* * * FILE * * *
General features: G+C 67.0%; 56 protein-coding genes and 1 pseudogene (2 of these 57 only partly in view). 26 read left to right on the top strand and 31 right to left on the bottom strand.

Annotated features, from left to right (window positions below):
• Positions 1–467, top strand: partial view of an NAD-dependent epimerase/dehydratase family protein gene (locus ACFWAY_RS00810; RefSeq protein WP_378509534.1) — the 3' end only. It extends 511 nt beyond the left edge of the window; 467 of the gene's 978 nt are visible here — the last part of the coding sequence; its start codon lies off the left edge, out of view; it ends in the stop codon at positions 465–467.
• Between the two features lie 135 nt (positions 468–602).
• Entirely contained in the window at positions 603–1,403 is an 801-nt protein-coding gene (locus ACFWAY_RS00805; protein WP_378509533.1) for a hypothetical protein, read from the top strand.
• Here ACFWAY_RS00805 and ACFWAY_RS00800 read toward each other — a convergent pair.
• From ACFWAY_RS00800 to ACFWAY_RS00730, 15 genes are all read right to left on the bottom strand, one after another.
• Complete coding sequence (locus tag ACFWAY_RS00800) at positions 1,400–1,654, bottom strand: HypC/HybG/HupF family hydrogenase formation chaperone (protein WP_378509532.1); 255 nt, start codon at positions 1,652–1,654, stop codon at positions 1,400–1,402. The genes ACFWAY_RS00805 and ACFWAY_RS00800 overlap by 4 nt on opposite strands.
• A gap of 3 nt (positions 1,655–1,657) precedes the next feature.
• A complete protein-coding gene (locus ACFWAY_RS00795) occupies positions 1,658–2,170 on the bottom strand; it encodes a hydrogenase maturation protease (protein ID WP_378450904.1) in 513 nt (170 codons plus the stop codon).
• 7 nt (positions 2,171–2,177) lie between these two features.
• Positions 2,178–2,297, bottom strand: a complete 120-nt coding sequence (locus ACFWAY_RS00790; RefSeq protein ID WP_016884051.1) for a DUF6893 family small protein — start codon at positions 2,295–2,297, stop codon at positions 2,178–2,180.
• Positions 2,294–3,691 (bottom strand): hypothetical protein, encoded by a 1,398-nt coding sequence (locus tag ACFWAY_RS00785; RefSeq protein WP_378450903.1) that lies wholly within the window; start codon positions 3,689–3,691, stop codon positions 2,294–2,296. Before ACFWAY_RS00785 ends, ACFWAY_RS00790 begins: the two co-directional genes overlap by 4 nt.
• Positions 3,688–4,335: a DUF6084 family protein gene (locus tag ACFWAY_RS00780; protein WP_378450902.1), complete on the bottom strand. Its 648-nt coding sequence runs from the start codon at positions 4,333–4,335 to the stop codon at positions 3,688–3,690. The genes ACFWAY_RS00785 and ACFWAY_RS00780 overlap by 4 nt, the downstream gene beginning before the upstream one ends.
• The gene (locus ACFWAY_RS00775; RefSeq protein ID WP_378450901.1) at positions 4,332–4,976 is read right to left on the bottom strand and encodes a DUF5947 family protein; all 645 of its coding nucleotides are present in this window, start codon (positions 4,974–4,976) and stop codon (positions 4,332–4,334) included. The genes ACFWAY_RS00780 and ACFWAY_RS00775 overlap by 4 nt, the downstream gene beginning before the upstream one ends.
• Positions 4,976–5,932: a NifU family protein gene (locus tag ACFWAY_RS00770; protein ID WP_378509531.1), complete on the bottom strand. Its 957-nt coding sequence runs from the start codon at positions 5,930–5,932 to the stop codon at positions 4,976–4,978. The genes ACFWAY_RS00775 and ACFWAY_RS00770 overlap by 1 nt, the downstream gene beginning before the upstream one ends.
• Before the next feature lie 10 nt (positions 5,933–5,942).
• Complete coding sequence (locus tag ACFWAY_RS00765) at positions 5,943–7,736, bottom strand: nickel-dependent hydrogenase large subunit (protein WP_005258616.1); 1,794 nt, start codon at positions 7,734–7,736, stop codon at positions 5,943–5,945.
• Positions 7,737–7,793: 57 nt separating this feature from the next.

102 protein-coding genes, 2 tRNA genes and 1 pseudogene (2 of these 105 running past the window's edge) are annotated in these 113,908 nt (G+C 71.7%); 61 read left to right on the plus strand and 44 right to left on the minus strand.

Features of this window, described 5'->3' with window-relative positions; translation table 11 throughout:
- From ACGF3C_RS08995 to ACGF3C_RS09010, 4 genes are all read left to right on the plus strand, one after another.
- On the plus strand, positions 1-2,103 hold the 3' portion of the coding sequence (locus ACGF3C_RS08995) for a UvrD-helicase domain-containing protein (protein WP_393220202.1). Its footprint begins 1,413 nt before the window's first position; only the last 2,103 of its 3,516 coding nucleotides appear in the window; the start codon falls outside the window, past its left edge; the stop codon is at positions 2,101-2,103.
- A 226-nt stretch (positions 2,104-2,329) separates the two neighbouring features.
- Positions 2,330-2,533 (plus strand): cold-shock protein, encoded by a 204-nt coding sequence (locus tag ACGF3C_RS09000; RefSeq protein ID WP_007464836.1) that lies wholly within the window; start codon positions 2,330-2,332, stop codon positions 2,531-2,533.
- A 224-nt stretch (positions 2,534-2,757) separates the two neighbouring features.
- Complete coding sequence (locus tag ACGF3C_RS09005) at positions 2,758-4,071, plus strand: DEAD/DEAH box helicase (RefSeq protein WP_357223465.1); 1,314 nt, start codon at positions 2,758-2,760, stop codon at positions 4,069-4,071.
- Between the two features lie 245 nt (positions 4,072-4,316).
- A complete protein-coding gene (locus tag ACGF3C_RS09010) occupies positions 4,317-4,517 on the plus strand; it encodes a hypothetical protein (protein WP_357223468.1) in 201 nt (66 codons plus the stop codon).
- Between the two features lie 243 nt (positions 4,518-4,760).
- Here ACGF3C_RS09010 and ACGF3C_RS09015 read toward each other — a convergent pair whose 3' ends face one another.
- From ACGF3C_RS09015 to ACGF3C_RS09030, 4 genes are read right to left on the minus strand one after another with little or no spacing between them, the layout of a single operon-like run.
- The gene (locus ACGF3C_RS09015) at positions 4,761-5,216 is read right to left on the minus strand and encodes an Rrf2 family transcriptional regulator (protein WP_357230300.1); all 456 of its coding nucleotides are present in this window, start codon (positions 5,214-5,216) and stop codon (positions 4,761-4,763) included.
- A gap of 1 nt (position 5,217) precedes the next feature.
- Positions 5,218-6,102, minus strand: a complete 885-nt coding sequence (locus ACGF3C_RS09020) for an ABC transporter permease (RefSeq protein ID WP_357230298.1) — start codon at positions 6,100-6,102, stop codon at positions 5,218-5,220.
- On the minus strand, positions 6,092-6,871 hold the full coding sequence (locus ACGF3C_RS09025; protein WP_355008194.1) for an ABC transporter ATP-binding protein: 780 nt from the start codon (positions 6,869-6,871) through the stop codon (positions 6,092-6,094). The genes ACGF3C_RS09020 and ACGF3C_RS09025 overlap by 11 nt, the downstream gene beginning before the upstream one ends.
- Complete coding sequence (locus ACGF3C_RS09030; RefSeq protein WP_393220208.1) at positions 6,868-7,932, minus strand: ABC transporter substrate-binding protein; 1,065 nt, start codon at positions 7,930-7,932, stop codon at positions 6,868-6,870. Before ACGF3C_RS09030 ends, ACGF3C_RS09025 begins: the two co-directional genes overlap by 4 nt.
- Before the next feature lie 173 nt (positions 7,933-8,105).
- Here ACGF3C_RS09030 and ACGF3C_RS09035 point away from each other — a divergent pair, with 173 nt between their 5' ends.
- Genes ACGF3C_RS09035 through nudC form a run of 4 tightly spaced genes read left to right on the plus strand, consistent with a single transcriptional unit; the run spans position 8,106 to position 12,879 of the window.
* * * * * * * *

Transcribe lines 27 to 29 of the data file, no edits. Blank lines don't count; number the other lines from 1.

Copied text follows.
- Complete coding sequence (locus tag ACGF3C_RS09005) at positions 2,758-4,071, plus strand: DEAD/DEAH box helicase (RefSeq protein WP_357223465.1); 1,314 nt, start codon at positions 2,758-2,760, stop codon at positions 4,069-4,071.
- Between the two features lie 245 nt (positions 4,072-4,316).
- A complete protein-coding gene (locus tag ACGF3C_RS09010) occupies positions 4,317-4,517 on the plus strand; it encodes a hypothetical protein (protein WP_357223468.1) in 201 nt (66 codons plus the stop codon).